Some home experts say that there are few home improvements that offer yearly energy savings like a new thermostat installation. Replacing your old thermostat with a programmable or Wi-Fi thermostat can make a difference with your energy bill.It’s possible to install a new thermostat yourself, but you must know how to handle wiring. The thermostat itself isn’t expensive. The average cost of an electrician installing a thermostat is between $100 and $400. Most homeowners spend around $250 to install a programmable thermostat with Wi-Fi, including labor.

2. Insulate the Attic

If you have an older home, you may have already noticed that the heat generated by your heating system seems to vanish. Hot air rises, and your furnace could be pumping out heat that heads for an under-insulated attic layer and seeps out the roof.Installing insulation is best left to the professionals but can be done carefully by a homeowner with experience. (Attic insulation costs an average of $2,500.) The Department of Energy has an excellent website for planning a thorough attic insulation project.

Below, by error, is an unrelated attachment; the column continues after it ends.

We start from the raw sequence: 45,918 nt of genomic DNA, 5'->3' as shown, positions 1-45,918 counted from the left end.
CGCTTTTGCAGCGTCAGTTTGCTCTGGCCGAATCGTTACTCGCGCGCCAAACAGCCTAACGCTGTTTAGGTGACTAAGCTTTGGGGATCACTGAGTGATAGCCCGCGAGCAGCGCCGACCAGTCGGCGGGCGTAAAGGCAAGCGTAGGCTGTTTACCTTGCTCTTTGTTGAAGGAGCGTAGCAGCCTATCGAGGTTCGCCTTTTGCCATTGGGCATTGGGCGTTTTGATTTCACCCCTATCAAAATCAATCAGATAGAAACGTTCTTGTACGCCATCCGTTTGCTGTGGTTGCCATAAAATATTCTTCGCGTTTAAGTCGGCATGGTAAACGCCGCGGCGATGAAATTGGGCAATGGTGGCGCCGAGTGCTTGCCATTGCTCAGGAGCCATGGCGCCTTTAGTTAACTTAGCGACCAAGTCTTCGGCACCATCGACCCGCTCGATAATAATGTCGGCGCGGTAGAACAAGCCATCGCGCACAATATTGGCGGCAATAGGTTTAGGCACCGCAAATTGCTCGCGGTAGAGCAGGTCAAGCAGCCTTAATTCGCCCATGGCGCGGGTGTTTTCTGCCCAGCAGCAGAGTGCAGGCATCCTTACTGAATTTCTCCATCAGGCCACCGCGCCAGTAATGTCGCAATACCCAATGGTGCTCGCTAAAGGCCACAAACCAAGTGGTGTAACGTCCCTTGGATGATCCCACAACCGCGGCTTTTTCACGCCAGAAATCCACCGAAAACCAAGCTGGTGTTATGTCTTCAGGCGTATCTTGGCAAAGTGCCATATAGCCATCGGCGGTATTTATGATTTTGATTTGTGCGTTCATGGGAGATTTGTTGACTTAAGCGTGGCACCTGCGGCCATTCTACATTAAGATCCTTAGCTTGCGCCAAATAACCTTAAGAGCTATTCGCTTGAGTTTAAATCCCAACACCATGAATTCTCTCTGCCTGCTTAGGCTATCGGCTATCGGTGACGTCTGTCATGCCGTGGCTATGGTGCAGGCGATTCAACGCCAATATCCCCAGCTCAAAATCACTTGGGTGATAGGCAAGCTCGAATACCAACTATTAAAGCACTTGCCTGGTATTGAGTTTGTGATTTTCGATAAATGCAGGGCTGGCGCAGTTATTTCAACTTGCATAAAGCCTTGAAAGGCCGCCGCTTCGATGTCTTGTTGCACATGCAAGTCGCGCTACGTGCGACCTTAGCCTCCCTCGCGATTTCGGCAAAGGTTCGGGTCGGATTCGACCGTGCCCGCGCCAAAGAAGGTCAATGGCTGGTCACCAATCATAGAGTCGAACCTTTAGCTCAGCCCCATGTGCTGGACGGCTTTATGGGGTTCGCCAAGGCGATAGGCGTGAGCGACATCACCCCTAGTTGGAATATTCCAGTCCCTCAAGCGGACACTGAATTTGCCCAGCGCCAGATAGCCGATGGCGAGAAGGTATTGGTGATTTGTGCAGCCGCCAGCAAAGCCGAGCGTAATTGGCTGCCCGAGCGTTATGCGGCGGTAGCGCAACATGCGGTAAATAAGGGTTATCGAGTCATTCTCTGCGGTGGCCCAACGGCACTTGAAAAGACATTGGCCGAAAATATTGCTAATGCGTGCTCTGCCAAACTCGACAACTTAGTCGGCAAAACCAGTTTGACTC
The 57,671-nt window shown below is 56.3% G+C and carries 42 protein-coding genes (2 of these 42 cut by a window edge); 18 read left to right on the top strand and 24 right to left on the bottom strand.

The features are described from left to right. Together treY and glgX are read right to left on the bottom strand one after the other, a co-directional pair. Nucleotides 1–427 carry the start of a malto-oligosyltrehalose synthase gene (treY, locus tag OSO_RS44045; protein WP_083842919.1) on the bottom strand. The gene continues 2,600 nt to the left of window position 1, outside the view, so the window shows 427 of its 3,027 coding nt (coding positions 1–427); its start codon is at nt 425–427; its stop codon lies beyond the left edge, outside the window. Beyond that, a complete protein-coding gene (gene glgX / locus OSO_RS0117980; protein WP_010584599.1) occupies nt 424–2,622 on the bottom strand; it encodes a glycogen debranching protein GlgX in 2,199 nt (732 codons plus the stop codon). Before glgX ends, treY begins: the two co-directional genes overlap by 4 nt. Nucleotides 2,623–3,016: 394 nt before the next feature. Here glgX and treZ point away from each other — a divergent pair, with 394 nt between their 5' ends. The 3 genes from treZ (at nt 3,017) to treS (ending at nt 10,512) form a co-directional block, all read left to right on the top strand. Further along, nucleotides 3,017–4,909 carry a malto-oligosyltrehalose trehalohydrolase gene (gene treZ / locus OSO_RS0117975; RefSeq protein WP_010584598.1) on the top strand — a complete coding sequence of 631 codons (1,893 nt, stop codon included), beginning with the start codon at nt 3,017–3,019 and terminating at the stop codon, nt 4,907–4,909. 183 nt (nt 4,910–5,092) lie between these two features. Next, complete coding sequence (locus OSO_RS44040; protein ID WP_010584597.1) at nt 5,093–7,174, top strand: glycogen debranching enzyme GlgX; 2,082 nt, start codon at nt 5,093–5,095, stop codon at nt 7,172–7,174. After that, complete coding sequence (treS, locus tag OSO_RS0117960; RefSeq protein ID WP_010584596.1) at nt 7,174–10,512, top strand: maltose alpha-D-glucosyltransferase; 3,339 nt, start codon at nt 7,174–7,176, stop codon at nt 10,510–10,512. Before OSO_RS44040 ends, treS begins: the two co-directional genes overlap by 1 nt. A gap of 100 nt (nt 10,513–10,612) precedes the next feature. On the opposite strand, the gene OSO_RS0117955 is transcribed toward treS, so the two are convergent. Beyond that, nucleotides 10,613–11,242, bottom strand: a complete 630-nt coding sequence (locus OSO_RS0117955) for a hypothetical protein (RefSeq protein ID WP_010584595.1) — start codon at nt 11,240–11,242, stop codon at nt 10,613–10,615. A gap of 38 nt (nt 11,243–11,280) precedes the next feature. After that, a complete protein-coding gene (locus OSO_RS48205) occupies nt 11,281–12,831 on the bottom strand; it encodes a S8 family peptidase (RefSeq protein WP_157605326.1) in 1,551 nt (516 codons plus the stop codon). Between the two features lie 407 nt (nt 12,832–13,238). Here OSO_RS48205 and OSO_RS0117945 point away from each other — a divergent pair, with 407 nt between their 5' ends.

3. Repair the Roof

Missing, damaged, and loose shingles can expose a home to roof leaks and serious water damage if not fixed before winter. Water will seep underneath and make its way into your home. If any shingles are loose, strong winter winds can blow them away. If you have a few damaged shingles and they’re easy to reach, you may be able to take care of this yourself. But if it’s more than that, it’s a better — and safer — idea to hire a professional roofer. Roof financing is a serious matter. It can cost anywhere from $500 to $2,500 to have your roof repaired and winterized, depending on house size, amount of damage, and type of materials.

4. Protect Your Pipes

There are few things more stressful than burst pipes in the winter. You can put a checklist into action whenever the temperature plunges (don’t let the thermostat go too low, keep a little bit of water running all night, open cabinet doors under the sink), but professionals can help prevent pipes from freezing, and worse, bursting. They do this by installing heat cabling, sealing, and insulating the water heater and pipes. Costs vary. Just insulating the water pipes could cost as much as $1,000.

How to Finance Winterizing Your Home